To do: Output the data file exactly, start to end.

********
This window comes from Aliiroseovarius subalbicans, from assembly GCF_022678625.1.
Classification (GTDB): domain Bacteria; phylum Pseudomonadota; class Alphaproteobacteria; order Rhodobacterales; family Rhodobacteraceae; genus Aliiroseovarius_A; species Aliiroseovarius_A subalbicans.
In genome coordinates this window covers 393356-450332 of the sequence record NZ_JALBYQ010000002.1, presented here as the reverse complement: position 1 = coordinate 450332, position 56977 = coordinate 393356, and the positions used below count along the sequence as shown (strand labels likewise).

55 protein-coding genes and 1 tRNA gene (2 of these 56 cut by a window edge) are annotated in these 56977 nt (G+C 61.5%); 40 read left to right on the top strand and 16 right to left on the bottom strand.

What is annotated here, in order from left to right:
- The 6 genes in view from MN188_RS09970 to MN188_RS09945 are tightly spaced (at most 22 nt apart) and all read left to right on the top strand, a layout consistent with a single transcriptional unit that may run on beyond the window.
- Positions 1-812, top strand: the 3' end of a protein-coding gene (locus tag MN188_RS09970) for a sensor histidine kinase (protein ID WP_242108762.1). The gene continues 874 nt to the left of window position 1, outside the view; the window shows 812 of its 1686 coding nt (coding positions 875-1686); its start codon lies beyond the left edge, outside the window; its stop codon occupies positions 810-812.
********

This window comes from Aliiroseovarius subalbicans, from assembly GCF_022678625.1.
Classification (GTDB): domain Bacteria; phylum Pseudomonadota; class Alphaproteobacteria; order Rhodobacterales; family Rhodobacteraceae; genus Aliiroseovarius_A; species Aliiroseovarius_A subalbicans.
In genome coordinates this window covers 393356-450332 of the sequence record NZ_JALBYQ010000002.1, presented here as the reverse complement: position 1 = coordinate 450332, position 56977 = coordinate 393356, and the positions used below count along the sequence as shown (strand labels likewise).

55 protein-coding genes and 1 tRNA gene (2 of these 56 cut by a window edge) are annotated in these 56977 nt (G+C 61.5%); 40 read left to right on the top strand and 16 right to left on the bottom strand.

What is annotated here, in order from left to right:
- The 6 genes in view from MN188_RS09970 to MN188_RS09945 are tightly spaced (at most 22 nt apart) and all read left to right on the top strand, a layout consistent with a single transcriptional unit that may run on beyond the window.
- Positions 1-812, top strand: the 3' end of a protein-coding gene (locus tag MN188_RS09970) for a sensor histidine kinase (protein ID WP_242108762.1). The gene continues 874 nt to the left of window position 1, outside the view; the window shows 812 of its 1686 coding nt (coding positions 875-1686); its start codon lies beyond the left edge, outside the window; its stop codon occupies positions 810-812.